Star Count 2021: explore what we learned
What the 2021 results of our record-breaking citizen science project tell us about the levels of light pollution near you – and what we can do about it.
February 2021 saw thousands of you stepping up for deep, dark skies and helping us count stars to measure light pollution in your area.
Despite chilly nights and the coronavirus lockdown, you broke records with more of you than ever looking skywards to Orion. Here’s what we learned from your counts.
The results are in
Our biggest ever Star Count, with over 7000 of you participating, showed that 2021 saw much lower reports of bad light pollution across the UK than in 2020.
Only 51% of our star-spotters said that they could see only ten or fewer stars, meaning that they were experiencing severe light pollution. In 2020, 61% of people were in that boat, so 2021 has seen a pretty dramatic drop in severe light pollution! In Staffordshire, this figure was a bit higher – 60% – but that’s much lower than the 82% who said the same the previous year.
We’ll be breaking down the results further to look at the extent of light pollution around Cannock Chase AONB and plan to carry out more technical surveys with the AONB Partnership. Cannock Chase is England’s smallest AONB. (Area of Outstanding Natural Beauty) but has the worst light pollution, as it is so close to built-up areas.
More dark skies, less light leaking
2021 also saw more of you telling us that you could see a whopping 31 or more stars in Orion! This means you’re seeing the most stars of all of our stargazers, and enjoying truly dark skies.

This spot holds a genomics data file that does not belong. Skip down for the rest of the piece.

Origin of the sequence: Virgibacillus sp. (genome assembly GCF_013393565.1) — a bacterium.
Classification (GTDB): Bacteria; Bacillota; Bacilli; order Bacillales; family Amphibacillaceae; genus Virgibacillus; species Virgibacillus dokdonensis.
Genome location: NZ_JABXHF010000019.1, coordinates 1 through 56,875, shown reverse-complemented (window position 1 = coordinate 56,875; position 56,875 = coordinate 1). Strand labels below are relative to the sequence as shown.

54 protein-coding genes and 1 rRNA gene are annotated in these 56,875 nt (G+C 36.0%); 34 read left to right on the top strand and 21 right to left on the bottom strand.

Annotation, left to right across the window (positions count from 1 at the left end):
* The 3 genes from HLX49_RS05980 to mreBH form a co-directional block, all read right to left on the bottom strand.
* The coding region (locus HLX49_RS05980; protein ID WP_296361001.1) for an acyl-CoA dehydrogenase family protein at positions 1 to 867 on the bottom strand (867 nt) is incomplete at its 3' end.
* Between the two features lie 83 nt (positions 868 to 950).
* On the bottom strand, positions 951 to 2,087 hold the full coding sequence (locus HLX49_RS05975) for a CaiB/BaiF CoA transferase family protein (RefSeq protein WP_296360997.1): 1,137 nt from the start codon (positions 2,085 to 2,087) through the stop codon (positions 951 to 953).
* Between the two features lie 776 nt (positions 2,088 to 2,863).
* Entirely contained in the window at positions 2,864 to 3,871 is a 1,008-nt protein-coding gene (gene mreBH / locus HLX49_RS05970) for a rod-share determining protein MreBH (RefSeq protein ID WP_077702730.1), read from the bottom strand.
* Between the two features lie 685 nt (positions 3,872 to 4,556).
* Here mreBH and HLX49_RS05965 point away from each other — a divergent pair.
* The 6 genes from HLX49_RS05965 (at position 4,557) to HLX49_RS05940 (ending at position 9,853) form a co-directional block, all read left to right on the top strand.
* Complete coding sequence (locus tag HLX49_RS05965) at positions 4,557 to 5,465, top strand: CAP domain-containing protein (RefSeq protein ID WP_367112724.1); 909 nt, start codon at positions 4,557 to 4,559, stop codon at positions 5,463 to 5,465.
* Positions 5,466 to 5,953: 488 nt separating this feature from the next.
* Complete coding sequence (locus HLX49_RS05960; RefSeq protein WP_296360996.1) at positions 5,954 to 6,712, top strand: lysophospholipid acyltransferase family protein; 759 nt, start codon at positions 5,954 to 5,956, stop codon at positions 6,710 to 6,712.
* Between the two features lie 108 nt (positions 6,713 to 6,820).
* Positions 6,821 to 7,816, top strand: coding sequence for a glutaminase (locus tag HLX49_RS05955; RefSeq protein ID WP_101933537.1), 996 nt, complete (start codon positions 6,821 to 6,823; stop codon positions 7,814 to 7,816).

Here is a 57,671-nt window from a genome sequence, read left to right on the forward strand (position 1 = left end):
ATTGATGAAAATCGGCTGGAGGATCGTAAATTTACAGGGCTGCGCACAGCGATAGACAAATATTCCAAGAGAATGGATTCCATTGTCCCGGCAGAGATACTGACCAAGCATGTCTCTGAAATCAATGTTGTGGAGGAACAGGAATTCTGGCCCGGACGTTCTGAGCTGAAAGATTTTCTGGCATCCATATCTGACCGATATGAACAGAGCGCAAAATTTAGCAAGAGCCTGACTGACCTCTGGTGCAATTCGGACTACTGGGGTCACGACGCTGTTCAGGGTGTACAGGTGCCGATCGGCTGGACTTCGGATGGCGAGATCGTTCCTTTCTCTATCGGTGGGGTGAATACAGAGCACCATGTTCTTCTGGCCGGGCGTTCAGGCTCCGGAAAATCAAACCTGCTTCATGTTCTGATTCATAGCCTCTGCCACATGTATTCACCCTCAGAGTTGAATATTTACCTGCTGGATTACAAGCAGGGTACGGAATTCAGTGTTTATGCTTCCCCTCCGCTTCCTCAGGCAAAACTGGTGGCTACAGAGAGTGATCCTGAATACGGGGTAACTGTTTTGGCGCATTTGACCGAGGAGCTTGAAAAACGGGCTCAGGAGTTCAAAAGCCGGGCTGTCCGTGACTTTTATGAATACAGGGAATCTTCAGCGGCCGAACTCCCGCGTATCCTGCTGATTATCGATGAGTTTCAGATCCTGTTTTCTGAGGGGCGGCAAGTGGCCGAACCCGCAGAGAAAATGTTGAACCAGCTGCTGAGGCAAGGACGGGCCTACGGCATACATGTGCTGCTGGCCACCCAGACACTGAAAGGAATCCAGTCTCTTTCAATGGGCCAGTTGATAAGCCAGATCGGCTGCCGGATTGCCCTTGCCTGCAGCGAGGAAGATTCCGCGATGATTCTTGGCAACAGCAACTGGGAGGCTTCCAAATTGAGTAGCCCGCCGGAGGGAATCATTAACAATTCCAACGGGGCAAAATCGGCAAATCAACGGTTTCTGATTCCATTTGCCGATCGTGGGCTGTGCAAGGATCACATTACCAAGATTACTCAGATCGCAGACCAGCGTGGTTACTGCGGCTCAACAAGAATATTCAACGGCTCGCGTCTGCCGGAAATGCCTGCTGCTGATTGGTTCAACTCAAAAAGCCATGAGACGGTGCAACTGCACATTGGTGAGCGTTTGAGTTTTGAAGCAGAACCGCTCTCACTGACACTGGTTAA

And there’s good news here, too – 5% of you told us you had truly dark skies this year. In Staffordshire, this was a little lower – 3.6%. This is another pleasing boost on the numbers of you experiencing this in 2020!
Check out how your area shapes up and whether you’re you dazzled by light pollution or looking up at deep, dark skies.
A small number of counts didn’t make it onto the map, usually because of missing location information. As, as with any citizen science project, we spotted a few outliers that showed unusual results – these are still included here.
What we’ll do now
CPRE will continue its work to influence policy and celebrate dark skies, ensuring that as many of us as possible can enjoy them.
Our dark skies expert, Emma Marrington, says:
‘Looking up at a starry night sky is a magical sight and one that we believe everyone should be able to experience, wherever they live. And the great thing is, light pollution is one of the easiest kinds of pollution to reverse – by ensuring well-designed lighting is used only where and when needed, and that there is strong national and local government policy.’
Local councils can help, too, by considering dimming schemes to save energy (always of course in consultation with the police and community to ensure it’s the best fit for the area, and keeps everyone safe). We’ll keep engaging with councils to manage their lighting and cut carbon, help wildlife and let us all enjoy those starry skies.